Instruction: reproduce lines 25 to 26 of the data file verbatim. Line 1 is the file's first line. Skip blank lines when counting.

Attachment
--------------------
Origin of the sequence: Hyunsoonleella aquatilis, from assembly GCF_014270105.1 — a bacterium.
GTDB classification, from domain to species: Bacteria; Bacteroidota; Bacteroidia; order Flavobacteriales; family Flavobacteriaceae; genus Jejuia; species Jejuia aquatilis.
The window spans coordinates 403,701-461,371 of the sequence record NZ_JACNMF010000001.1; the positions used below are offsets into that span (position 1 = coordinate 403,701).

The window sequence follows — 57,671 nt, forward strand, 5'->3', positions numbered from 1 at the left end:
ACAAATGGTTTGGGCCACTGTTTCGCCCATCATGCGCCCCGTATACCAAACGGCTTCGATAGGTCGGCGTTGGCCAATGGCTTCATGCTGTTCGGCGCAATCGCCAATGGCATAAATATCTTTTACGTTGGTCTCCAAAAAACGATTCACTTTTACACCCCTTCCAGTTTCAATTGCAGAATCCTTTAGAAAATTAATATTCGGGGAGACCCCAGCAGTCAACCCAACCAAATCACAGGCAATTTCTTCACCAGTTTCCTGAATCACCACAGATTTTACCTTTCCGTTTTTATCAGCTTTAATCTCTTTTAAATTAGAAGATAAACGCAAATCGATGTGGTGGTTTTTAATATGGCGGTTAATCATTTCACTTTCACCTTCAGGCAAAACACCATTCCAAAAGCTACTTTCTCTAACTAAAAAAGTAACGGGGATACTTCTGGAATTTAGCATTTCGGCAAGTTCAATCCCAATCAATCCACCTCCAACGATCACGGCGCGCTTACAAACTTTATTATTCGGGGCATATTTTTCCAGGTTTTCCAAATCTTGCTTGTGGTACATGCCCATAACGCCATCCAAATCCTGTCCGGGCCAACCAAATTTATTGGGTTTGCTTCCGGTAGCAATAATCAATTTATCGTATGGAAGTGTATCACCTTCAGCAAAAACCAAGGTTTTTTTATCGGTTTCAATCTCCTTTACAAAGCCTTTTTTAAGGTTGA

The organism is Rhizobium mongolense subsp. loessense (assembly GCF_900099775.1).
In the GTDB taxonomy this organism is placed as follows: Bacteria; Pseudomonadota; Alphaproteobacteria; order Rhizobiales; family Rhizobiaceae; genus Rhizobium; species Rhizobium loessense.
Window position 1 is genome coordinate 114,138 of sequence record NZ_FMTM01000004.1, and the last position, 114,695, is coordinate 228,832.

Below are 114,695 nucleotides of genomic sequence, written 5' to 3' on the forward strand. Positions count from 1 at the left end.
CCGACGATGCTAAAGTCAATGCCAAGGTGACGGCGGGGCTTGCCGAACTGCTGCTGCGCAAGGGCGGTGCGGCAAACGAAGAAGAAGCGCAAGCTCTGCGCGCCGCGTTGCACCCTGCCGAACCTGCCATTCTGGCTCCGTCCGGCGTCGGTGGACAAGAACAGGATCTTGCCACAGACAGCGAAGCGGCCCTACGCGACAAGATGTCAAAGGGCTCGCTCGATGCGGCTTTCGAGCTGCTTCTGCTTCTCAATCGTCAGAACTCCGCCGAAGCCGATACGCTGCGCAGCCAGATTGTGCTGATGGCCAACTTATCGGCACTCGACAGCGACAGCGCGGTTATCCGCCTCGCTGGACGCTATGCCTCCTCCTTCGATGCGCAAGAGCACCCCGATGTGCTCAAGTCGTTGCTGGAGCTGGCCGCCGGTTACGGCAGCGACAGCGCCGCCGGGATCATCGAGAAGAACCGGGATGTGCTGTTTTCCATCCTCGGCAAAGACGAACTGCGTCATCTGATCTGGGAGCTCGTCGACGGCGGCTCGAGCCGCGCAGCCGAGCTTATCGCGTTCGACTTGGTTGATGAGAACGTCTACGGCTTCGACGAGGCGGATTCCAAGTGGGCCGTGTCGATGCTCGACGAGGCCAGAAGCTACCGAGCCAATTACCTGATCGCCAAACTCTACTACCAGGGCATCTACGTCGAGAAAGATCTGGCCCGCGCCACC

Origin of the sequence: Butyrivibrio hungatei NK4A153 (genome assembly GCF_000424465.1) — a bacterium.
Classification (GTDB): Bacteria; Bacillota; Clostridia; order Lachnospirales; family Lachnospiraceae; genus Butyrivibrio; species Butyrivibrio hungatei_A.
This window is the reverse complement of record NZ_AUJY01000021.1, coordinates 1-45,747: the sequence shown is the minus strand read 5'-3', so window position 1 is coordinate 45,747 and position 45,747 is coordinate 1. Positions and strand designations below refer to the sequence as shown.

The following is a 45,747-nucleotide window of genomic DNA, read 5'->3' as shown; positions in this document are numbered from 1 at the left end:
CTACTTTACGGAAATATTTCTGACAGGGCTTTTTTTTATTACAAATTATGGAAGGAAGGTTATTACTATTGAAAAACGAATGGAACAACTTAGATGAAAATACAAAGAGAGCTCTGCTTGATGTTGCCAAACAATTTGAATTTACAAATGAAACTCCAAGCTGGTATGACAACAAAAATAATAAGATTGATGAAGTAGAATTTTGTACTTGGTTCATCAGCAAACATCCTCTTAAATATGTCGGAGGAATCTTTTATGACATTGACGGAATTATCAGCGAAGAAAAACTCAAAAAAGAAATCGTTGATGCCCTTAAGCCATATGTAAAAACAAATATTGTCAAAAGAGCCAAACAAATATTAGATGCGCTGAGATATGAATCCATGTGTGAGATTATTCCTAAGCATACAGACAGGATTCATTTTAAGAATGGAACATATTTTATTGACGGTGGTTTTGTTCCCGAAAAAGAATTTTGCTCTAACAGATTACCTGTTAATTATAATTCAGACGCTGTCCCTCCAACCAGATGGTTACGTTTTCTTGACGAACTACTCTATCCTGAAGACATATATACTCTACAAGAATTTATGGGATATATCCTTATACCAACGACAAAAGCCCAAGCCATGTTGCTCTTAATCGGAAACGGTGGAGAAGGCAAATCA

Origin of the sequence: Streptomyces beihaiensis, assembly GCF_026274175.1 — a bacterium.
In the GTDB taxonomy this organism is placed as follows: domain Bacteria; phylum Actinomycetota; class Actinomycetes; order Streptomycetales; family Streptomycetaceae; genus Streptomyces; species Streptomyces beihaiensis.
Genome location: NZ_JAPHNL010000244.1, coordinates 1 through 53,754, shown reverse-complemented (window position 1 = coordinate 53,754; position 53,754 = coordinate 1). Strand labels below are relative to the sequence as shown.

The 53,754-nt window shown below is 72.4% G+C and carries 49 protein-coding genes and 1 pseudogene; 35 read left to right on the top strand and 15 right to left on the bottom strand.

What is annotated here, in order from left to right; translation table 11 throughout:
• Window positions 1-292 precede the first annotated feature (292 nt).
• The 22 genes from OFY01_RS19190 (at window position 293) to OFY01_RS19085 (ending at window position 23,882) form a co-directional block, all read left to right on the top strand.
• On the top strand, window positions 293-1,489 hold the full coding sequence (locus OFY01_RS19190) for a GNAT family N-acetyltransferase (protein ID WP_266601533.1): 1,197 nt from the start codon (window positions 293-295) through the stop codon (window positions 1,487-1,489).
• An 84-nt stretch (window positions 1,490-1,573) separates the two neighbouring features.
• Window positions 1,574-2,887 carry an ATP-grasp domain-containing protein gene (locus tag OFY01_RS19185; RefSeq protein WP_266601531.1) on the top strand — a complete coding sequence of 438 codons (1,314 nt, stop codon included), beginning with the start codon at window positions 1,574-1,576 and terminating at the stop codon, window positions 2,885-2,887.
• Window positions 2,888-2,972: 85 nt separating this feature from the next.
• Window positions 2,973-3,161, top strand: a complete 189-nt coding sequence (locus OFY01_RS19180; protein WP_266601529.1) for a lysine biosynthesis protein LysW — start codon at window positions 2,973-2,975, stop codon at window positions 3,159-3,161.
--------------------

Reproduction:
• Window positions 1,574-2,887 carry an ATP-grasp domain-containing protein gene (locus tag OFY01_RS19185; RefSeq protein WP_266601531.1) on the top strand — a complete coding sequence of 438 codons (1,314 nt, stop codon included), beginning with the start codon at window positions 1,574-1,576 and terminating at the stop codon, window positions 2,885-2,887.
• Window positions 2,888-2,972: 85 nt separating this feature from the next.